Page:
The Good, The Bad, and The Ugly From Virginia Tech’s 42-35 Loss to Clemson

When this season started, it seemed like a 9-win season, and a berth in the ACC championship was just a pipe dream. The season carried on with its highs and lows and what do you know, the Hokies were playing in Orlando last weekend representing the Coastal division in the ACC Championship.

The cherry on top of this end to the regular season was that the Hokies had managed to amass a very impressive 9 regular season wins. The Hokies may have come up short against an extremely talented Clemson team, but this team is definitely ahead of schedule. The team played valiantly, and in the midst of this game showed the entire nation that Virginia Tech football is ready to catapult themselves back into the national spotlight.

The Good

In a game in which you lose, is it possible to find a good parts about the game? In this game, there were a few parts which stood out as incidents the Hokies can take away as wins.

The Hokies never gave up in this game. They managed to pick themselves up off the ground not once but twice when the Tigers took a three touchdown lead. This peskiness has become a staple of the Justin Fuente era. The Hokies have showed they are a team who never gives up no matter the situation. It is a great trait for this team to be taking on this early in a new coach’s era.

It is a trait which has been showing all season long, and is proof this team is headed in the right direction. With the talent Fuente has coming back next year, (hopefully Ford, Hodges, and Cam will all come back) the future is extremely bright. This team impressed not only the members of Hokie Nation, but people across the nation.

Another part the Hokies can hang their hat on is the play of Cam Phillips. Phillips has been the almost forgotten amigo in the three amigo receiving corps of the Hokies. However, in the past few weeks, Phillips has been asserting himself into the passing game, proving he is a force to feared as well. Phillips caught a season high 12 passes for 92 yards and a score. Once again, he used his quickness and fast feet to make defenders look silly. Phillips will be a key cog in the offense against Arkansas and hopefully next year.

The Bad

Even though the Hokies played the Tigers tough, a wise man said there are no moral victories. However, there are always places where a team can learn and improve. One place the Hokies could definitely improve is the running game. The rushing attack for the Hokies has been for lack of a better term, anemic for the majority of the season that is outside of Jerod Evans.

However effective Evans has been all season long running the ball, the idea of the Hokies rushing attack is for a multitude of different rushers carrying the ball. The Hokies have not had much success with the multitude of different runners. In fact, the rushing attack has not performed like Justin Fuente had hoped. Against Clemson, the Hokies could not get a running attack going at all. This lack of a rushing attack greatly affected how the Hokies ran their offense.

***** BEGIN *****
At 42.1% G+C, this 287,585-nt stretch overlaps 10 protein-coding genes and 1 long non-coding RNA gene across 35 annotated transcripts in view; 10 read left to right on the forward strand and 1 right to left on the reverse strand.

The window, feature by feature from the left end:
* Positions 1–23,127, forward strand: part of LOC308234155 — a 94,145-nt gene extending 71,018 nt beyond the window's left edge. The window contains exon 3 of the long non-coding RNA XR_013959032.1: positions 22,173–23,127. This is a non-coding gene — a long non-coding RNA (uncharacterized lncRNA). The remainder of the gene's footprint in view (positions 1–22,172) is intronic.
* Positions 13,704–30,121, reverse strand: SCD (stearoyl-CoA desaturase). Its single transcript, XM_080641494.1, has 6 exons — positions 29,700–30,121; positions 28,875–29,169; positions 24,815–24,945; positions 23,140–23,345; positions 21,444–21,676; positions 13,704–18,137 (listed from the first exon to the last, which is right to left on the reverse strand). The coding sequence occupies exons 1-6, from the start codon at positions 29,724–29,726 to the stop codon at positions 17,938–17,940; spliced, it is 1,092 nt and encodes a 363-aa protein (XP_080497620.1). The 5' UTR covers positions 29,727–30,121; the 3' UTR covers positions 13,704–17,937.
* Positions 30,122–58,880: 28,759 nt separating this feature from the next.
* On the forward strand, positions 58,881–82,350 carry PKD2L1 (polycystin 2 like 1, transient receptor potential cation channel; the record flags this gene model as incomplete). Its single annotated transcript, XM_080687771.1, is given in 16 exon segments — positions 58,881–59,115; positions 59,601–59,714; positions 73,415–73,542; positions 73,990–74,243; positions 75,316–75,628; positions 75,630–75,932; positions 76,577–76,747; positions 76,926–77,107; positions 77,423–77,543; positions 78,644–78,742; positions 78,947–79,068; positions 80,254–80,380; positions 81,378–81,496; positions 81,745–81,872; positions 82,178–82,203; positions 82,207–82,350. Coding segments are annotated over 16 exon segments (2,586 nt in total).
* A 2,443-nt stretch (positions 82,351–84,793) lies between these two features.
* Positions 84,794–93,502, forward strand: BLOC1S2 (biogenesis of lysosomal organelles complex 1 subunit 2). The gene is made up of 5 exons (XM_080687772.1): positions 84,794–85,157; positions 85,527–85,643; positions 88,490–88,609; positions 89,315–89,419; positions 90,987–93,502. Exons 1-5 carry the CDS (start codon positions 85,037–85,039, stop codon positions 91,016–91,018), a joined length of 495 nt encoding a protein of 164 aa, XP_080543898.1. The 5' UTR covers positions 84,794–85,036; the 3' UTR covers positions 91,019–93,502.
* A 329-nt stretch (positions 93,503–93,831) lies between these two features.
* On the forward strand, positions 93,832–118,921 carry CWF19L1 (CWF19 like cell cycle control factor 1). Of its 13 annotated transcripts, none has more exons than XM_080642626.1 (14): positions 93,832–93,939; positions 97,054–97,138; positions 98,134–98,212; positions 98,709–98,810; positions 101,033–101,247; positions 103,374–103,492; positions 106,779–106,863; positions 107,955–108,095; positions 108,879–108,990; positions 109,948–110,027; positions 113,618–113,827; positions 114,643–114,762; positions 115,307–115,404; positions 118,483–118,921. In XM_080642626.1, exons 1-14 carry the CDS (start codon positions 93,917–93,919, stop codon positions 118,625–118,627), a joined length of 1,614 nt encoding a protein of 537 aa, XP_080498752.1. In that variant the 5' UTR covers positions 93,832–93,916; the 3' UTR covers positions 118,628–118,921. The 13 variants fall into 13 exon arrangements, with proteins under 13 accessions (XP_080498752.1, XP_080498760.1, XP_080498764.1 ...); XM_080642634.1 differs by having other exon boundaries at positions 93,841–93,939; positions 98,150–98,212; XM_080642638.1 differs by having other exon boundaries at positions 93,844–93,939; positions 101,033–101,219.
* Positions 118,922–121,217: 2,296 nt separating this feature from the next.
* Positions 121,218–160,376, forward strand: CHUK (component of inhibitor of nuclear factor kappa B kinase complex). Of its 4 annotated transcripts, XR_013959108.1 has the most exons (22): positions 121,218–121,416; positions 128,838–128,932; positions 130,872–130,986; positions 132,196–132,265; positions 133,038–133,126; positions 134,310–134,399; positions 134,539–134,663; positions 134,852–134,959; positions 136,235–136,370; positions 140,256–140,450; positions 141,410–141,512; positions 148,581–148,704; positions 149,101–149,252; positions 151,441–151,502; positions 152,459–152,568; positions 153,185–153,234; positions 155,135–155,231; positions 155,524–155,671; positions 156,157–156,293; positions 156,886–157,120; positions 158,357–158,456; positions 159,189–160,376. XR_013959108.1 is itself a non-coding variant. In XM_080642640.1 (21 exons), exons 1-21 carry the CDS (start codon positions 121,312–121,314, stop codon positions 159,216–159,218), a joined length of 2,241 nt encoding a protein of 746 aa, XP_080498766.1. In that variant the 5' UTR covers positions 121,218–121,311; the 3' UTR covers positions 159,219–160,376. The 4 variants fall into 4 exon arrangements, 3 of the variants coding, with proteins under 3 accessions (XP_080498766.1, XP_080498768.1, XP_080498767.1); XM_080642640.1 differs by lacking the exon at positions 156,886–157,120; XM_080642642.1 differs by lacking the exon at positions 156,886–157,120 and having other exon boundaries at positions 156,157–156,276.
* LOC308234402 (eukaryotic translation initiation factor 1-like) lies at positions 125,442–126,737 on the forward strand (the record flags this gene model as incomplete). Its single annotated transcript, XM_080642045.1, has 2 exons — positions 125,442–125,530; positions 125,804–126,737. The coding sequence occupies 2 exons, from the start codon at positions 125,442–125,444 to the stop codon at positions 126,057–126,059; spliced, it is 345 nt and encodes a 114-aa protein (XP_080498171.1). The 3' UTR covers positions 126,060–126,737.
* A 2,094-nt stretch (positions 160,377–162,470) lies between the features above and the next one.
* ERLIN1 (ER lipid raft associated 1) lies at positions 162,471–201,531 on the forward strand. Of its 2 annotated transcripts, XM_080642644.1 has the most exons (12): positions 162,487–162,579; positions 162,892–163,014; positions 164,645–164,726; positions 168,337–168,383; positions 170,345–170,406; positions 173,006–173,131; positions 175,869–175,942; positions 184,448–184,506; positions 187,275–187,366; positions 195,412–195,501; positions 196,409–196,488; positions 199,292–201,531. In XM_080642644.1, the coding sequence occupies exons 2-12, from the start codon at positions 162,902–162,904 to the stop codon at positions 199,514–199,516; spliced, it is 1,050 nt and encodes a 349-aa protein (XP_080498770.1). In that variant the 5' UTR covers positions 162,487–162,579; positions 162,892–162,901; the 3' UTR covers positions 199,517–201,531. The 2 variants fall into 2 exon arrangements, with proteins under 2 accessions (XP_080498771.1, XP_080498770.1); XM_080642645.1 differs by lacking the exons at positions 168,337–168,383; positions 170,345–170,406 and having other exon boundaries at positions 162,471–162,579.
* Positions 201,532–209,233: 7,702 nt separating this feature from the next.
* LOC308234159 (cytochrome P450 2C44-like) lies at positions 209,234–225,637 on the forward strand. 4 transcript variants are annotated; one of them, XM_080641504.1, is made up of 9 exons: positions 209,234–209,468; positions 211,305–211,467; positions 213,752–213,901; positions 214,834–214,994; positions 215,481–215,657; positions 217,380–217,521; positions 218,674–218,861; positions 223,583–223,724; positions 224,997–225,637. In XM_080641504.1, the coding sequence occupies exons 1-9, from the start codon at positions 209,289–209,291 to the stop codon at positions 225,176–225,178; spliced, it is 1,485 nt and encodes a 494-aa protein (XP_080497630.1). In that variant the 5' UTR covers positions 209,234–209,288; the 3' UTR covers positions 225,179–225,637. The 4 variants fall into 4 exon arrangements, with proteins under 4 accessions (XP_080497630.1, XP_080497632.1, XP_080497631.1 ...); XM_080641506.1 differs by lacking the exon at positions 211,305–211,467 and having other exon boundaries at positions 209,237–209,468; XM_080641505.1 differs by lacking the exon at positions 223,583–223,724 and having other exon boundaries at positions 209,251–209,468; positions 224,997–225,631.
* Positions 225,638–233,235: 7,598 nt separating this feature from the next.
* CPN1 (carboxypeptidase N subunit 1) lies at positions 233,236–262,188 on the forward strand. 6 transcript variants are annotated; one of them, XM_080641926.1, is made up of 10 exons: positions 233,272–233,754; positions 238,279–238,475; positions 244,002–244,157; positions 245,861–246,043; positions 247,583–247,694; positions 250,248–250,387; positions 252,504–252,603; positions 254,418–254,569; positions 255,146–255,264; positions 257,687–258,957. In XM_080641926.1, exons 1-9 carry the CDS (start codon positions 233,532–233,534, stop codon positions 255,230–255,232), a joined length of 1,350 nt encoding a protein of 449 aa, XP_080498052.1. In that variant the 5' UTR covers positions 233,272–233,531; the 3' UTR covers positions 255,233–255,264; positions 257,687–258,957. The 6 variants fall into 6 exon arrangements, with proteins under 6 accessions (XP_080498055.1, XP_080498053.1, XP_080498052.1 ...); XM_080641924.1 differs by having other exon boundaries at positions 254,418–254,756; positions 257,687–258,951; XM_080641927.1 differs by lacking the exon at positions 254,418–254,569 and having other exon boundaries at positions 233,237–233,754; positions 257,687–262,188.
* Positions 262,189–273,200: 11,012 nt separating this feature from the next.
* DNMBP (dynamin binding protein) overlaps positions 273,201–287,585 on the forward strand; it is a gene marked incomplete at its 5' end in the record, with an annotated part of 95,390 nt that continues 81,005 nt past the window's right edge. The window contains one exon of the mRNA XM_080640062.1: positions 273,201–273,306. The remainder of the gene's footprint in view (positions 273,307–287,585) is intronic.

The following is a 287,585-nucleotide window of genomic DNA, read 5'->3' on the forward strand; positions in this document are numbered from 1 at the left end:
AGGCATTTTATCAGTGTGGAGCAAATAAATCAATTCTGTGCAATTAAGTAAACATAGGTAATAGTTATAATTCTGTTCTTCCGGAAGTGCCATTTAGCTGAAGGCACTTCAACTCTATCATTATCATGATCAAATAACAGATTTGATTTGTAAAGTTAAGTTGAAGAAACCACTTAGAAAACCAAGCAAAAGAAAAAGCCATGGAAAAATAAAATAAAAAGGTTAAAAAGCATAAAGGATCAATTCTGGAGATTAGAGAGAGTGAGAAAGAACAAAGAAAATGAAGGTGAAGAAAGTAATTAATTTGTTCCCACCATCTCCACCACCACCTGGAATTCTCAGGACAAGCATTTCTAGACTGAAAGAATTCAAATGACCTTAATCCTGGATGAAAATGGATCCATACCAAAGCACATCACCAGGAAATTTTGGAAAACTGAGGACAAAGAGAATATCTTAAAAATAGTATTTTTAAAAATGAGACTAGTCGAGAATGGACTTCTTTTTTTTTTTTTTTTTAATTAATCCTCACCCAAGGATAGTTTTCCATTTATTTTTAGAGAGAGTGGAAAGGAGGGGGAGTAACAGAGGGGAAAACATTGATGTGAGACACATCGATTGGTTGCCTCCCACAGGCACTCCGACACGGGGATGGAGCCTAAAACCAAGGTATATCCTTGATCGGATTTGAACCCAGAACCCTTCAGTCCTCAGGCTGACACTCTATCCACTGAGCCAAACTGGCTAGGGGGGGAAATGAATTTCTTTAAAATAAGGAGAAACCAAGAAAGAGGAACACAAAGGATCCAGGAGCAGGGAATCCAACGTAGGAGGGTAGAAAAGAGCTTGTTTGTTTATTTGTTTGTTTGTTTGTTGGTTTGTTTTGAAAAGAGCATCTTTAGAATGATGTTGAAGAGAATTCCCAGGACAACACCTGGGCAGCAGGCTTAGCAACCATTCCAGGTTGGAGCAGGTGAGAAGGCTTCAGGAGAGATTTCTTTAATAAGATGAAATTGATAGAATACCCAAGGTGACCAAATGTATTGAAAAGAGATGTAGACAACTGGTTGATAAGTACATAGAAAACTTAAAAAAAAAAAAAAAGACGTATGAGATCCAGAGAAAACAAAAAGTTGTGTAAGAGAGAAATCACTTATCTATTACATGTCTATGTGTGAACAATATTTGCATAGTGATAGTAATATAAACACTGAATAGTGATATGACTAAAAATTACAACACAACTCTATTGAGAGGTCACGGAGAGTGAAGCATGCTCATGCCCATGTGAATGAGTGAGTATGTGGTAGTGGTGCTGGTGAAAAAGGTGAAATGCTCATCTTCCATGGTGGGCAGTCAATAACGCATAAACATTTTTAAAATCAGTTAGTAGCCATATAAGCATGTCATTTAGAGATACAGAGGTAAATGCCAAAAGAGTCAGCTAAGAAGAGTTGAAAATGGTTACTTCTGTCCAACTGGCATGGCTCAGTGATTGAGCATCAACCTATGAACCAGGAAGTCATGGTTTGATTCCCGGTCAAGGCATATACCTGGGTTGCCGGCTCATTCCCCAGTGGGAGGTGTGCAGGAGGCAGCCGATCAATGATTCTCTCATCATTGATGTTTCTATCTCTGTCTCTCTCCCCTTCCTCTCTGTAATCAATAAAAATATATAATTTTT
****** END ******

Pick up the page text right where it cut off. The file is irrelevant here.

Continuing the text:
The play action and misdirection game help build the Hokies passing attack. A strong rushing attack doesn’t allow a team to load up and blitz only the quarterback, and creates one-on-one matchups on the outside. The fact that the Tigers frankly did not respect the Hokie rushing attack, or even believe it could be dangerous at any time handcuffed the Hokie offense.

The Hokies were constantly behind the chains because of a lack of a run game. This allowed the Tigers to pin their ears back, and attack the Hokies offensive line relentlessly. Even though the Hokies found ways to exploit the Clemson defense later in the game, this pressure kept the Hokies from mounting a solid offensive attack early on.

The Ugly

The ugliest part of the game was a part that infuriated me to the depths of my soul. The most penalized team for the most part does not win games. The Hokies were the most penalized team in this game, but most of these penalties cost the Hokies dearly. On four separate occasions. the Hokies were victims of pass interference calls. I can say it until I am blue in the face the officials do not cause a team to win or lose, but they sure can make things extremely hard on occasions.

These calls were a perfect example of the officials making the game harder on the Hokies. Honestly, I could not see how you call pass interference on a play where the ball could only be caught by someone in the stands. I understand the call is a subjective one but seriously, when a ball drops at least 20 yards away from the nearest receiver, I would have taken a serious hold or grab to keep a receiver from that ball. I’ll say it again, officials did not cause the Hokies to lose, a team could overcome these penalties and mistakes, but it sure is hard.

I’ll say it again ,there are no such thing as moral victories. Yes, the Hokies lost a heartbreaker, but they must pick themselves up and move on. The moving on part includes hoping to achieve another milestone which I believed to be out of reach, a ten win season.

The Hokies have not achieved this feat since the 2011 season. 10 wins was the standard for many years prior to 2011, and to achieve it in Justin Fuente’s first season at the helm would be a major statement. The Hokies will face a test in the form of a hungry Arkansas team. However, I will leave you with the two statements plastered all over the Hokies facility. WHY NOT US and 10-4 instead of 9-5.

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